> ACL rules apply.

Good. So I assume I can lock a branch to only certain users just
like I could prevent access to a file using properties. Im assumming
this is also a constant time operation???

Im skipping ahead here, but I assume there will be pre/post triggers
for branch creation??

> > #3 - Triggers
> >
> > I found no mention of triggers in the design document. This
> > was a bit concerning to me in that adding them on later
> > is fraught with problems, especially in terms of what
> > to do if certain pre-triggers fail during a commit
> > process.
> >
> > One of the nicest things about ClearCase is its *extensive*
> > support for hooking in pre & post triggers to just about
> > any operation.
> >
> > Besides just identifying all the possible places where
> > triggers could be allowed we also need to determine *where*
> > they run. Do they run in context of the client or the
> > server?? There are prons & cons for each, Ill spare you
> > my analysis on this as Im sure everyone can quickly
> > come up with their own list. Ill also try to avoid
> > a scripting language war also...
>
> Oh my gosh, there are certainly triggers. I don't know whether we
> explain clearly in that doc where they hook in, but they are
> definitely there. See documentation about the `plugin' systems (which
> also takes care of the scripting language war).
>
> I'm curious why you say adding them later is fraught with problems.
> You just add them. What's the problem? :-)

Well one situation I can think of is how to deal with errors in
pre-command triggers and/or design decisions affecting policy
decisions.

Here is one I though of that makes it difficult to implement policy
because of a design decision. Lets say I want to enforce a branch
naming policy of "all lowercase" and a tag naming policy of "all
uppercase", how would I do that in subversion considering that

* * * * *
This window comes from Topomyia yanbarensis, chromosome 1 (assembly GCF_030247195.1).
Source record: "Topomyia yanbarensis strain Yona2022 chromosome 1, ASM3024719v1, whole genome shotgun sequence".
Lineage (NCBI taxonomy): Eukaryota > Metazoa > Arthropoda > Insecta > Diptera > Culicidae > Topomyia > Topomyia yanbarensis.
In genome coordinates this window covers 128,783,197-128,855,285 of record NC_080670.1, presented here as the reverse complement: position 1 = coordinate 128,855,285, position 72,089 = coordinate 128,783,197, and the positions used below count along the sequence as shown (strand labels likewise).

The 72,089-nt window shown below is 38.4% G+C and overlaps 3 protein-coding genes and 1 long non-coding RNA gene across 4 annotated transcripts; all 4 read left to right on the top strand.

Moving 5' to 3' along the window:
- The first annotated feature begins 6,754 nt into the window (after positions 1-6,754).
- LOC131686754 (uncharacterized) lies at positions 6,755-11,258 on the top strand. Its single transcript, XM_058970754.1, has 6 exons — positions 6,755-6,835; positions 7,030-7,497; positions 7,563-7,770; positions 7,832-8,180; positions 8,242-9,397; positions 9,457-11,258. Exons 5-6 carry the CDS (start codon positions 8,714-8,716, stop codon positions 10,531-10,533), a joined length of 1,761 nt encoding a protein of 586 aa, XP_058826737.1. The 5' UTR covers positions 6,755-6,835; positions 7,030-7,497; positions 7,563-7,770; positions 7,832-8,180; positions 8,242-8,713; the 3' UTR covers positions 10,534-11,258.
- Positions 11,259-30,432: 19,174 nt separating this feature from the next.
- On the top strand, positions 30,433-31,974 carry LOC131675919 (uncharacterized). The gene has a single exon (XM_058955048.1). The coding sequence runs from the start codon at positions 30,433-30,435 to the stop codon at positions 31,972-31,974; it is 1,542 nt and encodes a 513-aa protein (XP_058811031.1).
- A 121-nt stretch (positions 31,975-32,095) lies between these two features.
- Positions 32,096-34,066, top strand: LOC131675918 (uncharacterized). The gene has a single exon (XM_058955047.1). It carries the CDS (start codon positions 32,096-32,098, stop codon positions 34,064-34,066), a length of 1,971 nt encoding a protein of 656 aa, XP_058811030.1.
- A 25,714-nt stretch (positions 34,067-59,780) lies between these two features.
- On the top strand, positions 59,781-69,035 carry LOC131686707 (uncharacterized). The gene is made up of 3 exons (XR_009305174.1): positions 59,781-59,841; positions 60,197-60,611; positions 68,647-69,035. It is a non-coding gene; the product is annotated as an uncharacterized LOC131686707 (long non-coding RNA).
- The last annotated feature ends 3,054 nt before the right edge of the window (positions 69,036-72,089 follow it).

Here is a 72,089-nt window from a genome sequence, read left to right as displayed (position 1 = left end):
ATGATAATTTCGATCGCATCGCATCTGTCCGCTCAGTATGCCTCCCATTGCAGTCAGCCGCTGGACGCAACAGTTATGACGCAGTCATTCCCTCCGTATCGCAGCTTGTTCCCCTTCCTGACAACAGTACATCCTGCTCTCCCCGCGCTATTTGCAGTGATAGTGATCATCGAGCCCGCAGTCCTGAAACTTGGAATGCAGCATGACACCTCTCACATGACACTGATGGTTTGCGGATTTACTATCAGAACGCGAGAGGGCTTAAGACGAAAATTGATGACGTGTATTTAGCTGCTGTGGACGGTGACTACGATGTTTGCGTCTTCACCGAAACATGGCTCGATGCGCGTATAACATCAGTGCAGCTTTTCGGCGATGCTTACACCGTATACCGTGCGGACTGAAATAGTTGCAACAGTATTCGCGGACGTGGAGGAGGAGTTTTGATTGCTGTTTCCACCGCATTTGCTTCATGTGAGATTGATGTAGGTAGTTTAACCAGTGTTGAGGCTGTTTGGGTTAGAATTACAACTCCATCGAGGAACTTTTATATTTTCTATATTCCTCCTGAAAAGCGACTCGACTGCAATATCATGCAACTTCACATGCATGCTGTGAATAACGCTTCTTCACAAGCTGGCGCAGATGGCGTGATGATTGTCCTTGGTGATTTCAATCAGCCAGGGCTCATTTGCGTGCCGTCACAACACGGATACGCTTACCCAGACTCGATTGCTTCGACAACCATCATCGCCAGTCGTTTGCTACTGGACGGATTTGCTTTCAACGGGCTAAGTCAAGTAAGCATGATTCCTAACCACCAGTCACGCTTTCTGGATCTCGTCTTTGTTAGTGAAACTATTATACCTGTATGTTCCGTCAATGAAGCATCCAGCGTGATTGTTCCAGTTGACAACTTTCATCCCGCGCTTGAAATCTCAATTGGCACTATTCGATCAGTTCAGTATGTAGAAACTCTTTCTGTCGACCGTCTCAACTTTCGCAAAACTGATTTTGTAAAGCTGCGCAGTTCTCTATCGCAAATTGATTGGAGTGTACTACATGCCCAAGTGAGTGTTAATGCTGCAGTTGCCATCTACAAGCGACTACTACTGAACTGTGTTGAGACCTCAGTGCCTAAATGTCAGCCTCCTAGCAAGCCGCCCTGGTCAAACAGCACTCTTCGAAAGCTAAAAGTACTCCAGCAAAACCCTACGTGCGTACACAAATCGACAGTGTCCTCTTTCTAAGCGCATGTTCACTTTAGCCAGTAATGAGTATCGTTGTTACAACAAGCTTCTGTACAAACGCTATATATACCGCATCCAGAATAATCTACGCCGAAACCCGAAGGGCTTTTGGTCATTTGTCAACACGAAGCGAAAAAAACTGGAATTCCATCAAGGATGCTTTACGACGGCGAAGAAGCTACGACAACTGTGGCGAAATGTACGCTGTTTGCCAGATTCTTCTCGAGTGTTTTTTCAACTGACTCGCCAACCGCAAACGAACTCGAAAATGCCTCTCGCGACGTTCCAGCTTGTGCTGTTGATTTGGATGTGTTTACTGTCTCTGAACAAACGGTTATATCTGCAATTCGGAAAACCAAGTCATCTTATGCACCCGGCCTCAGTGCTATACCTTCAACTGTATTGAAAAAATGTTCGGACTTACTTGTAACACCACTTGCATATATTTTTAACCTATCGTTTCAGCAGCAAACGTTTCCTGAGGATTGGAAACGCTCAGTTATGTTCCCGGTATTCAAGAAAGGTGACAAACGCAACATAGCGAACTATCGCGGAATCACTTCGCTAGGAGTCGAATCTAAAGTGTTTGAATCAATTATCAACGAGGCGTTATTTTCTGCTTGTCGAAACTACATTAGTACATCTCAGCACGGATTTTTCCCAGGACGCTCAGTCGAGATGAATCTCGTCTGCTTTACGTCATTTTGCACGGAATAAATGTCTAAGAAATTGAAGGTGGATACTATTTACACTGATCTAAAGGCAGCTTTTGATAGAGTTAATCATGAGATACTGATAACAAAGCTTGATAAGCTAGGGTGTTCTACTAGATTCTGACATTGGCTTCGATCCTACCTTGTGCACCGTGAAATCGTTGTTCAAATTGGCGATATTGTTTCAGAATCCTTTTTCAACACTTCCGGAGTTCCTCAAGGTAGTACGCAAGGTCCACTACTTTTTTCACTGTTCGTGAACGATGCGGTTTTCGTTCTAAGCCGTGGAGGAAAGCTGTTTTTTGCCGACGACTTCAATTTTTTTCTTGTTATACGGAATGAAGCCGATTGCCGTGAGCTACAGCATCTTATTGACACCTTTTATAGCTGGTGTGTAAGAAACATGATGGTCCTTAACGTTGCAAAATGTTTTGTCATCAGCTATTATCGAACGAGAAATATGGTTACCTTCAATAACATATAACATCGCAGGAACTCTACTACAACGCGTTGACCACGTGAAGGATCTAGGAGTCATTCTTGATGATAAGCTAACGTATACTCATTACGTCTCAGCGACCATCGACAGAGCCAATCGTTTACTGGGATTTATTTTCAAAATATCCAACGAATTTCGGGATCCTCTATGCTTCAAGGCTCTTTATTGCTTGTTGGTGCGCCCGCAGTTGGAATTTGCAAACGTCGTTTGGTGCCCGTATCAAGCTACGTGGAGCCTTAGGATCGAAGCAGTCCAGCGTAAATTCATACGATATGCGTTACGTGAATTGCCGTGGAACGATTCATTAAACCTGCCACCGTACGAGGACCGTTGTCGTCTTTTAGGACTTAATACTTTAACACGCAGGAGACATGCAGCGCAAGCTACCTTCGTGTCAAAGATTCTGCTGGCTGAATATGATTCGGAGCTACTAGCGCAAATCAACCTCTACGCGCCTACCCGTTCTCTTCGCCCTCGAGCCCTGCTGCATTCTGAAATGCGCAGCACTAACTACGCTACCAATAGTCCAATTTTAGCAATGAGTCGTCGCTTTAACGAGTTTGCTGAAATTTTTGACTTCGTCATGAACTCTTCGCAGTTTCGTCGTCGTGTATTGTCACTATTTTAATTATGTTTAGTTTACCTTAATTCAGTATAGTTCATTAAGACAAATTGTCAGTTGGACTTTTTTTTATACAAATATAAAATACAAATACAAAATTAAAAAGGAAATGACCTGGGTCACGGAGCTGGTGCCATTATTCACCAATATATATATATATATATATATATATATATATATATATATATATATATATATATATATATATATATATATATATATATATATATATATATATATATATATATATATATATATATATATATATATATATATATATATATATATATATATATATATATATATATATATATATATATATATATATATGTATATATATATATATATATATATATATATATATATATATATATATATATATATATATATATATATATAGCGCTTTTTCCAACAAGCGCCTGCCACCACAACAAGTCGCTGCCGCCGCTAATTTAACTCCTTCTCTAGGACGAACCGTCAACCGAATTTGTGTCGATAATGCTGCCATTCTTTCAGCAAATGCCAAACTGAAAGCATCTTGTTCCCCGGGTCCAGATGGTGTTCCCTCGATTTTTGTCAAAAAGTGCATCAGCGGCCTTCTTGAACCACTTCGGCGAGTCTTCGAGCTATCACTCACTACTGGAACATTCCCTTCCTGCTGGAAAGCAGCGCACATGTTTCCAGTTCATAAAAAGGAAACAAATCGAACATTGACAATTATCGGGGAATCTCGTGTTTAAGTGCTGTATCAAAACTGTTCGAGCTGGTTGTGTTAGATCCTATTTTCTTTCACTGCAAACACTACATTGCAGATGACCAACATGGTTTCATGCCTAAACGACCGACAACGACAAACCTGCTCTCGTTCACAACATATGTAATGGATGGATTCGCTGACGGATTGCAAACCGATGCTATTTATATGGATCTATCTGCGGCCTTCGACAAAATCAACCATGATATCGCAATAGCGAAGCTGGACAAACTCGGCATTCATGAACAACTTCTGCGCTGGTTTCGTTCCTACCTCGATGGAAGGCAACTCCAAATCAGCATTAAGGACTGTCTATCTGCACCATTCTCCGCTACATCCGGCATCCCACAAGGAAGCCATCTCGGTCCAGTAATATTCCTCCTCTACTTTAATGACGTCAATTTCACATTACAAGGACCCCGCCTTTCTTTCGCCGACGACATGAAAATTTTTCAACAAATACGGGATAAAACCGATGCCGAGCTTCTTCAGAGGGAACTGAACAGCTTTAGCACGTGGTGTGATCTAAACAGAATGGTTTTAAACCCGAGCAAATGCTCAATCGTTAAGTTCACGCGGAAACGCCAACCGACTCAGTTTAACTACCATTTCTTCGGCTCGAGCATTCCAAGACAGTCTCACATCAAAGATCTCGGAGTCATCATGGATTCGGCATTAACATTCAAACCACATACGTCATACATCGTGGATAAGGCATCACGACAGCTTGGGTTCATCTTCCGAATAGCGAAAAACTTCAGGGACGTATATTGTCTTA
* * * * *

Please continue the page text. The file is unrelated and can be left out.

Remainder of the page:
a tag is merely a non-instantiated branch.

Thats more of what I meant by fraught with problems. Its just
all the weird policy things that people could think of that
make tacking triggers on later a little difficult.

If feasible I would recommend that we make things as orthogonal
as possible instead of overloading the meaning of things
and determining there true identity later depending on context.

Just a quick question, does anyone else have significant ClearCase
experience??? If not I could probably provide a list of all
the operations that Clearcase allows pre & post triggers on as
a way to share some implementation ideas with the team. Thoughts??

-----------------------------------------------------------------------
    John Cavanaugh Agilent Technologies
    R&D Program Manager 1400 Fountaingrove Pkwy
    CAD Data Store Santa Rosa, CA 95403-1799

    Email: cavanaug@soco.agilent.com Phone: 707-577-4780
                                                707-577-3948 (Fax)
-----------------------------------------------------------------------
                A good workman is known by his tools.
                                                   -- Proverb
-----------------------------------------------------------------------
Received on Sat Oct 21 14:36:06 2006

This is an archived mail posted to the Subversion Dev mailing list.